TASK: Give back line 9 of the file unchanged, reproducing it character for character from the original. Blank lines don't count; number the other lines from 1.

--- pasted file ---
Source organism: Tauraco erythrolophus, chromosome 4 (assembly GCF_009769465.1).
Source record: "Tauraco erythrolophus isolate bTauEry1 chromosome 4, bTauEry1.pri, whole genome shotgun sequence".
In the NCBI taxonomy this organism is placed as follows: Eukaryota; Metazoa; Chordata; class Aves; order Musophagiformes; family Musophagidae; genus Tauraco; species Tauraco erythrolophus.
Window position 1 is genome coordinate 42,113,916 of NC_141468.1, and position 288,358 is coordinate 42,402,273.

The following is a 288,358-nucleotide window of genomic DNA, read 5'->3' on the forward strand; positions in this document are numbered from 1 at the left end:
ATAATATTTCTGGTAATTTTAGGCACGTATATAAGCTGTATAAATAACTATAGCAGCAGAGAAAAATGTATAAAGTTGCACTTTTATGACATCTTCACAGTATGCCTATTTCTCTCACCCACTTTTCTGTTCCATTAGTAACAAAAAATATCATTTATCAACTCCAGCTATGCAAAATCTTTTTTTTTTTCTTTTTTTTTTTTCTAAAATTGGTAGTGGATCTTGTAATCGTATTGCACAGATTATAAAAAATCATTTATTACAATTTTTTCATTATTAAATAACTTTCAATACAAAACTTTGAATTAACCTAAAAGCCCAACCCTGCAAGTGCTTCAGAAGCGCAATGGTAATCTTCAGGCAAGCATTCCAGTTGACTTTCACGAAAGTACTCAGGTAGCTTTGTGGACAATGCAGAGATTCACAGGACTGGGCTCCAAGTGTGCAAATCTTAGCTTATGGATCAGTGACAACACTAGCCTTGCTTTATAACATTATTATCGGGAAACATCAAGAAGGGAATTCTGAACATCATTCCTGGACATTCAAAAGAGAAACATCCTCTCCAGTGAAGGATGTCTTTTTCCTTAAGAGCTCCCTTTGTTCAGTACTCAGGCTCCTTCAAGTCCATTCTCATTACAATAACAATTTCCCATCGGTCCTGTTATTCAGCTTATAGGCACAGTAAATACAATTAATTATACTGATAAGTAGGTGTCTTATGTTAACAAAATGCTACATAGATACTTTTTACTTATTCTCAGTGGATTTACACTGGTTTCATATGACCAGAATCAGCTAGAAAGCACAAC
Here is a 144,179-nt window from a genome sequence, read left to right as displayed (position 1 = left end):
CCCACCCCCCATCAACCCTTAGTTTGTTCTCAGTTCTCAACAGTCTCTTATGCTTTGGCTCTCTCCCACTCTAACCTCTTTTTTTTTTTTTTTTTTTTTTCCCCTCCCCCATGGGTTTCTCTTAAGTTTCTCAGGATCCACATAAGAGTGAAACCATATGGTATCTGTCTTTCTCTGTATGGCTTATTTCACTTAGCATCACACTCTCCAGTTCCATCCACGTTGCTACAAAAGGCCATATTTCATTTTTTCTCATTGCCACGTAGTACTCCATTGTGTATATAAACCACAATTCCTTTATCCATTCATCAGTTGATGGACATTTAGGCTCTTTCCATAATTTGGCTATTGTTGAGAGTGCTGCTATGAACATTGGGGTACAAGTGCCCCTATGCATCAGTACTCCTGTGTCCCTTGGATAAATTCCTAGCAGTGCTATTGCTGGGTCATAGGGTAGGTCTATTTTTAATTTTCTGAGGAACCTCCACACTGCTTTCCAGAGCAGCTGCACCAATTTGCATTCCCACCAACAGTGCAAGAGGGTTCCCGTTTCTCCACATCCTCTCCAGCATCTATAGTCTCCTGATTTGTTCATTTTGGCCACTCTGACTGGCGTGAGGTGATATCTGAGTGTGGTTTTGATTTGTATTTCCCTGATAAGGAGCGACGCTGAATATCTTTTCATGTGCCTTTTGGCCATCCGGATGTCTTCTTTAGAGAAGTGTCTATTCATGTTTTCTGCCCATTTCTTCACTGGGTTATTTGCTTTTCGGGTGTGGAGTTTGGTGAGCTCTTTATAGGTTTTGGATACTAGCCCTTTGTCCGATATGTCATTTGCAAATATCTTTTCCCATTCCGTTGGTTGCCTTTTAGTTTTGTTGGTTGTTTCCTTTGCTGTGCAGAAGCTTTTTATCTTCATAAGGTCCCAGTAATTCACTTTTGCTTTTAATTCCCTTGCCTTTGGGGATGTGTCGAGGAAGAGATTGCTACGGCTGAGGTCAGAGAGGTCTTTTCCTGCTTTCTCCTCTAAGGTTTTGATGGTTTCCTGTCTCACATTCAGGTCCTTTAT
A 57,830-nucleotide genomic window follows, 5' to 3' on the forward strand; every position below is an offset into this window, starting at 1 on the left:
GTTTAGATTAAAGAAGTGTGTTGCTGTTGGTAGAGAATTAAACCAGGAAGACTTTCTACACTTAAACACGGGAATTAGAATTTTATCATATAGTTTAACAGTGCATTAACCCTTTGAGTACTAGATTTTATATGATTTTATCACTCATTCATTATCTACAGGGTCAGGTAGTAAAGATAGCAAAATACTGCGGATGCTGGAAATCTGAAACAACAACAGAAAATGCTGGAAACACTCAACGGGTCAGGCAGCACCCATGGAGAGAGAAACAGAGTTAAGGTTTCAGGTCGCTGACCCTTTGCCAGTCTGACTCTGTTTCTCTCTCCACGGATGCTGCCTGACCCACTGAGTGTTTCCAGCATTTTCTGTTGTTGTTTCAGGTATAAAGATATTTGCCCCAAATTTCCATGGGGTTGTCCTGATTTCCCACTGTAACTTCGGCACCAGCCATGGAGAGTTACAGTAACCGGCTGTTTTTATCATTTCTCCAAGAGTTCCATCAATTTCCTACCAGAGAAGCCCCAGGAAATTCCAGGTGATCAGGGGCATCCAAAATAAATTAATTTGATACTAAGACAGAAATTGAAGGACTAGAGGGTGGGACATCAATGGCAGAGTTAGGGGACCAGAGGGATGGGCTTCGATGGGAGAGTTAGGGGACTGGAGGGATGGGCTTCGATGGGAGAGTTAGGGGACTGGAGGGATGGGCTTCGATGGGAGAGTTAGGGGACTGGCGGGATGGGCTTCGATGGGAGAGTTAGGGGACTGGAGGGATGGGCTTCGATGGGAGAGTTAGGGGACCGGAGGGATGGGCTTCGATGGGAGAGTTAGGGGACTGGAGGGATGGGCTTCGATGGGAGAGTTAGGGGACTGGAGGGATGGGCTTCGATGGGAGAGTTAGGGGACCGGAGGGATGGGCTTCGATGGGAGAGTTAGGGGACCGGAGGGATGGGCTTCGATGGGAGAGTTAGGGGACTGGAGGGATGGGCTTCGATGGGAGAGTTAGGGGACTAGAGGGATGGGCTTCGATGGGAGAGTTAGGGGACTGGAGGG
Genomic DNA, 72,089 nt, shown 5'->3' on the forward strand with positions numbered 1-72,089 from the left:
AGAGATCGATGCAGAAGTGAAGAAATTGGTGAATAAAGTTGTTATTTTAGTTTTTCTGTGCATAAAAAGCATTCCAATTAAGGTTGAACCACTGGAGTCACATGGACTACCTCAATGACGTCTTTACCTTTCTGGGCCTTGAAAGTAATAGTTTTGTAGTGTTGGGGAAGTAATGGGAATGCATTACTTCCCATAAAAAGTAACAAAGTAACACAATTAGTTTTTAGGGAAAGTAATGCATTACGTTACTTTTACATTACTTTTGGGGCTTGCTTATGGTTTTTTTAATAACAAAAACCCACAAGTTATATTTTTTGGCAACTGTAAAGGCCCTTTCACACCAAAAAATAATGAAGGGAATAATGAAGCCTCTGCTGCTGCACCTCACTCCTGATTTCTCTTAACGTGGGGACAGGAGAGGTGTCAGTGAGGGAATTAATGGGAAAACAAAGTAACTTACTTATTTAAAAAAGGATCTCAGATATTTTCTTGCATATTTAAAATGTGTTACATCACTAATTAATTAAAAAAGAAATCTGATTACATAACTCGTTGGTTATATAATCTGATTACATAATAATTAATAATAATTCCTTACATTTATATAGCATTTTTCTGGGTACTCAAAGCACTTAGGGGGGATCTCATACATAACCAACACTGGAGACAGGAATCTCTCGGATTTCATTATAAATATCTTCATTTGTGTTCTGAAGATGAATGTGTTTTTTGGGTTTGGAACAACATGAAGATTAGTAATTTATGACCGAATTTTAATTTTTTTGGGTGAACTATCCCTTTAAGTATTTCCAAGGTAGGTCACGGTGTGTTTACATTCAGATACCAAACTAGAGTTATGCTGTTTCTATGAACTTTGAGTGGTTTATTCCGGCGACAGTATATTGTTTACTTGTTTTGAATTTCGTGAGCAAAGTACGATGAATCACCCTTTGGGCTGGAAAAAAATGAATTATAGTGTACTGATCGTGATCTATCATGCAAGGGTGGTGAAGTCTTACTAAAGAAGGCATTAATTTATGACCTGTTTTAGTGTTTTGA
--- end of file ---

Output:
A 57,830-nucleotide genomic window follows, 5' to 3' on the forward strand; every position below is an offset into this window, starting at 1 on the left: